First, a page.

Good News on the HORIZON: Melflufen Induces Response in Heavily Refractory Myeloma

One-third of patients with relapsed/refractory multiple myeloma (MM) that was refractory to pomalidomide and/or daratumumab responded to treatment with melflufen, according to interim results from the phase II HORIZON trial. Paul Richardson, MD, from the Dana-Farber Cancer Institute in Boston, presented the results at the 2018 ASH Annual meeting.

Melflufen is a peptidase-potentiated alkylating peptide that delivers alkylating molecules to tumor cells, resulting in selective cytotoxicity. “Aminopeptidases are heavily over-expressed and are key for the transformation process in MM,” Dr. Richardson explained, and are “critically involved in tumor migration, cell proliferation, and angiogenesis.”

The new agent is designed to overcomes resistance pathways of existing MM treatments, making it a promising therapy for patients with relapsed and refractory disease, the authors noted, citing earlier phase I/II results in which melflufen was associated with an overall response rate (ORR) of 31 percent and a progression-free survival (PFS) of 5.7 months.

In the present study, an open-label, phase II trial, researchers evaluated the safety and efficacy of melflufen in patients with MM that was considered “highly refractory,” meaning they had received at least two prior therapies, including an immunomodulatory agent (IMiD) and a proteasome inhibitor (PI), and their disease was refractory to pomalidomide and/or daratumumab.

Melflufen was administered with dexamethasone in the following dosing schedule: melflufen 40 mg on day 1 and dexamethasone 40 mg on days 1, 8, 15, and 22. Patients received treatment until disease progression or unacceptable toxicity.

The primary endpoint was overall response rate (defined as partial response [PR] or better), assessed by investigators per International Myeloma Working Group criteria.

As of October 22, 2018 (data cutoff), 83 patients had received study treatment and 82 were evaluable for response.

Their median age was 63 years (range = 35-86 years), and the median time since diagnosis was 6.5 years (range = 1-25 years). During that time, patients received a median of five prior lines of therapy (range = 2-13). More than half (60%) of patients had disease that was refractory to both agents, and 86 percent had disease that was double-refractory to IMiDs and PIs. In addition, 55 percent had disease that was refractory to a prior alkylator therapy.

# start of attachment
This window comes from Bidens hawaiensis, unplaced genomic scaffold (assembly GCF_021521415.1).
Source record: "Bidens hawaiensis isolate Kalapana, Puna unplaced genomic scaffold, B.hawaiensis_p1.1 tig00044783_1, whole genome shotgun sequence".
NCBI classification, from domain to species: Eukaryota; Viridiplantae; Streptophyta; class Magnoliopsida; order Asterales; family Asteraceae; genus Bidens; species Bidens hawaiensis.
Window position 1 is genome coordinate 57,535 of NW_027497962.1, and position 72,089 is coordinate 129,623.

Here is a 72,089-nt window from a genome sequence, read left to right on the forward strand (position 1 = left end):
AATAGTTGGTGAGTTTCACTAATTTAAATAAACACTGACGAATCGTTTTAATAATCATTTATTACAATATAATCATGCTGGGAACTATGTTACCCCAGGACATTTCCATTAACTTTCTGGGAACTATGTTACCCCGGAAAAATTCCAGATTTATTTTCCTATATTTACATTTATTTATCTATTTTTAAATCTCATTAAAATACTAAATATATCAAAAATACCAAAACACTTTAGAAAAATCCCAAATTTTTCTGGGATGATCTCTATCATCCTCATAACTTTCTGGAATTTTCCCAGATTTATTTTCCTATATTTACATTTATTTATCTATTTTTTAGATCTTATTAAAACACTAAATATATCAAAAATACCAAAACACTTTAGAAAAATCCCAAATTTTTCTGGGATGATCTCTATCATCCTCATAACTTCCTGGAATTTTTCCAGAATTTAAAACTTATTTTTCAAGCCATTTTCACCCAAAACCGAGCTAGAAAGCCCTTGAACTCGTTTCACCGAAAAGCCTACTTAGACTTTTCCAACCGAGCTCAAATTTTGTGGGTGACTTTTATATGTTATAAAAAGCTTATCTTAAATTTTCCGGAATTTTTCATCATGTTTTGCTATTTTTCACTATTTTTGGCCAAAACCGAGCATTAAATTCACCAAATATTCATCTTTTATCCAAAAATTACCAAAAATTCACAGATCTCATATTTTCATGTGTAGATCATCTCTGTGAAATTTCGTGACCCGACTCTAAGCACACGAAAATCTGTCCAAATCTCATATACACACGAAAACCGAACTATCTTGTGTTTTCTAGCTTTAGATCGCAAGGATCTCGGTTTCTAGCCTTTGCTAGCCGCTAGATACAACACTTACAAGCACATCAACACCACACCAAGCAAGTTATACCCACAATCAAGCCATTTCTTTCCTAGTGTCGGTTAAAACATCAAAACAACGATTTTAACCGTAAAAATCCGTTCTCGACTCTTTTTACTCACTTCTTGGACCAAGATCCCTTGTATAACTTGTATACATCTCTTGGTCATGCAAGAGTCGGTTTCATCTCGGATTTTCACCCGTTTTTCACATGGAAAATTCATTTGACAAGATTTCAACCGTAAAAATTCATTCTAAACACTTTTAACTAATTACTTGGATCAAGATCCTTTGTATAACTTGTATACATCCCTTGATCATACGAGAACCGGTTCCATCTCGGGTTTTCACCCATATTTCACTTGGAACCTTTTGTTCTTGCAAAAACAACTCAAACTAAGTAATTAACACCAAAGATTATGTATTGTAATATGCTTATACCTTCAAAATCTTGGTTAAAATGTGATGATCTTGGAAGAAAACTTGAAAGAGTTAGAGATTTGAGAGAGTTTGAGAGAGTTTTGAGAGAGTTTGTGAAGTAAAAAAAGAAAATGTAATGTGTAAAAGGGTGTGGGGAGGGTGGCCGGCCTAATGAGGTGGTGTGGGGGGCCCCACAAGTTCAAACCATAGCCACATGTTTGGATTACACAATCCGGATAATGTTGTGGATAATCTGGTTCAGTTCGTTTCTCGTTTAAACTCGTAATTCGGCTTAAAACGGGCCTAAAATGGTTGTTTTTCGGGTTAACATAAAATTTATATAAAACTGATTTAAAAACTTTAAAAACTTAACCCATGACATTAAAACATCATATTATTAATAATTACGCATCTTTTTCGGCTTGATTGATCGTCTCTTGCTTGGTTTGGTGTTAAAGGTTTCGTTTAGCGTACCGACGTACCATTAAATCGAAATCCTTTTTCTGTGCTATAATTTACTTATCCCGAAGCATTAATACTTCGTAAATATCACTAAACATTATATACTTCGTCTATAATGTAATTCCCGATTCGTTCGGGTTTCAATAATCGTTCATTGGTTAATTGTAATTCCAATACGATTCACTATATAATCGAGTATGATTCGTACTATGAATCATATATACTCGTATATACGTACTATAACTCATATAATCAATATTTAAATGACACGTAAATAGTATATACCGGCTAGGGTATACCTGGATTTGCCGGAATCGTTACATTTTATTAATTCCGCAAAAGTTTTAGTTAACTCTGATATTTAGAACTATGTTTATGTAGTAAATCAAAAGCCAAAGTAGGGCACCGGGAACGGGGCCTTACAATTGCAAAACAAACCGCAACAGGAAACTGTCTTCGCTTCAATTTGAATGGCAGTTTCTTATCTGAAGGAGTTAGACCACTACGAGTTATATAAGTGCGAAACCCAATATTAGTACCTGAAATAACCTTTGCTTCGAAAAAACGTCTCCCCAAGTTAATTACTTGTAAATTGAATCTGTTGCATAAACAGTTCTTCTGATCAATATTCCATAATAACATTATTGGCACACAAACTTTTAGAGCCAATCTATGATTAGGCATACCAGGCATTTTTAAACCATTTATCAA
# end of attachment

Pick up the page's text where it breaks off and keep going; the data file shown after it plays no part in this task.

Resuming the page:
Thirty-six percent of patients had poor prognosis (defined as ISS stage 3 disease), and 61 percent had high-risk cytogenetics at study entry (defined as del17p, t(4;14), t(14;16), t(14;20) or gain of 1q).

As of data cutoff, 23 percent of patients were still receiving melflufen. Treatment discontinuations were most often related to progressive disease (57%) and adverse events (13%), and 7 percent of patients discontinued for other reasons.

Sixty-two participants (75%) experienced a grade 3/4 treatment-related AE, the majority of which were hematologic, including:

  • neutropenia (61%)
  • thrombocytopenia (59%)
  • anemia (25%)

“Treatment-related non-hematologic grade 3/4 events were rare,” the authors noted, “with infections in only 7 percent of patients.” However, 14 participants (16%) experienced a melflufen-related serious AE, the most frequent of which were febrile neutropenia (n=5), neutropenia (n=3), and thrombocytopenia (n=2). No treatment-related deaths were reported.

Preliminary efficacy results showed that approximately one-third of patients responded to treatment, including:

  • complete response: 1.2%
  • very good partial response: 11%
  • partial response: 20.7%

Overall, 84.1 percent of patients experienced stable disease or better.

Responses were observed across subgroups, including in patients with ISS stage 3 MM (ORR=24%) and those with high-risk cytogenetics (ORR=27%). “Melflufen has promising activity in patients with heavily pretreated and refractory late-stage relapsed/refractory MM – in whom the majority of available, approved, and experimental therapies have failed,” Dr. Richardson concluded.

The findings are limited by the lack of a comparator arm, and the relatively small patient population, which limits the generalizability of the results.

The authors reported financial relationships with Oncopeptides AB, which supported the study.

Reference

Richardson P, Ocio E, Oriol A, et al. OP-106 Horizon – melflufen therapy for RRMM patients refractory to daratumumab and/or pomalidomide; updated results and first report on PFS. Abstract #600. Presented at the 2018 ASH Annual Meeting, December 3, 2018; San Diego, CA.

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